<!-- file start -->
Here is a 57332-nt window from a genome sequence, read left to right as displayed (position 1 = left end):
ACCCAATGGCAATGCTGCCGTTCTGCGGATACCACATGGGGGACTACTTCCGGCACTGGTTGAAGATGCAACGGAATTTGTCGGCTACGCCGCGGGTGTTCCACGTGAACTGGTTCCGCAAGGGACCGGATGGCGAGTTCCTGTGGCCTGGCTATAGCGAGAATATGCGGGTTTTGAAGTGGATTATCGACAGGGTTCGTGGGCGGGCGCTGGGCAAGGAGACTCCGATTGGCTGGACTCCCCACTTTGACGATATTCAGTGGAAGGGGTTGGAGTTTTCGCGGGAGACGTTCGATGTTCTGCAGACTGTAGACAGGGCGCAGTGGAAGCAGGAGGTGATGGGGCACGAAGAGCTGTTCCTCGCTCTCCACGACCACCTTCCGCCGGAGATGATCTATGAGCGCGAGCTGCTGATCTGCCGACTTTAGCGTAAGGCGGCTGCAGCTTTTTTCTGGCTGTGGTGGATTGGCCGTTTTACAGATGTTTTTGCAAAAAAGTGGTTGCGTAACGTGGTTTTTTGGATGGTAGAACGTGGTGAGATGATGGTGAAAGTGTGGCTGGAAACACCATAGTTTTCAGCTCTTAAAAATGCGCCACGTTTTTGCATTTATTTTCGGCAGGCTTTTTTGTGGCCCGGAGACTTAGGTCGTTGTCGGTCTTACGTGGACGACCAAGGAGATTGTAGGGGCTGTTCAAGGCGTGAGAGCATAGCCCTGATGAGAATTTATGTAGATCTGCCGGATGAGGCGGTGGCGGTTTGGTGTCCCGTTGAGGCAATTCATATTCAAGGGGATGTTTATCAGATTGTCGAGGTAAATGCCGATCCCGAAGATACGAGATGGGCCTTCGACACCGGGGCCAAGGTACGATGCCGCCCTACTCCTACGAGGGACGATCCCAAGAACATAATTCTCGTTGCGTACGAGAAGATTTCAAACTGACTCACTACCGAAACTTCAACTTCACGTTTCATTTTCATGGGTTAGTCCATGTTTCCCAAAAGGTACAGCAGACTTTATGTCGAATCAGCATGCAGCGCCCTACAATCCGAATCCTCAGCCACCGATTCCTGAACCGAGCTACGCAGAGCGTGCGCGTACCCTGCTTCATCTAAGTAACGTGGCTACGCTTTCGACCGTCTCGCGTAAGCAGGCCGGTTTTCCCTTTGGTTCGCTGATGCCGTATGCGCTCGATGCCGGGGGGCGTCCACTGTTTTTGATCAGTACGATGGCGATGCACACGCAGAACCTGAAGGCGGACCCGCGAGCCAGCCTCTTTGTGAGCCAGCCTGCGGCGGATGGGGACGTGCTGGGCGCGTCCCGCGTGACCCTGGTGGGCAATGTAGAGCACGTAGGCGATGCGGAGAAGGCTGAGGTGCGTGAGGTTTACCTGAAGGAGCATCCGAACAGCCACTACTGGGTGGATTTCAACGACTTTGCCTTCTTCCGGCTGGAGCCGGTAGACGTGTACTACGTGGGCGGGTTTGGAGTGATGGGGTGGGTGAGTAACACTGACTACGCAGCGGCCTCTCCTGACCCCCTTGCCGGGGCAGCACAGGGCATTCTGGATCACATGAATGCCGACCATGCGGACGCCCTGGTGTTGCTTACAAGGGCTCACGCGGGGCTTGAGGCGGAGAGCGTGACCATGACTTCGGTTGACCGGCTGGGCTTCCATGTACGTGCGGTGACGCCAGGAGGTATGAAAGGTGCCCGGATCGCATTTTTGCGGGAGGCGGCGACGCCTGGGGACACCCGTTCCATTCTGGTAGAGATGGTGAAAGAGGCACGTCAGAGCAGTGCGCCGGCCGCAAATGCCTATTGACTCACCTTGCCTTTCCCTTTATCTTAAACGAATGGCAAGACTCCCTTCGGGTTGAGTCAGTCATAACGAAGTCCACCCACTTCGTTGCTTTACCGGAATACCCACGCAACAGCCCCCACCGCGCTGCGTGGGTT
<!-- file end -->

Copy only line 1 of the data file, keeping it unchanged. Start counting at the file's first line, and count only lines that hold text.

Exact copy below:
Here is a 57332-nt window from a genome sequence, read left to right as displayed (position 1 = left end):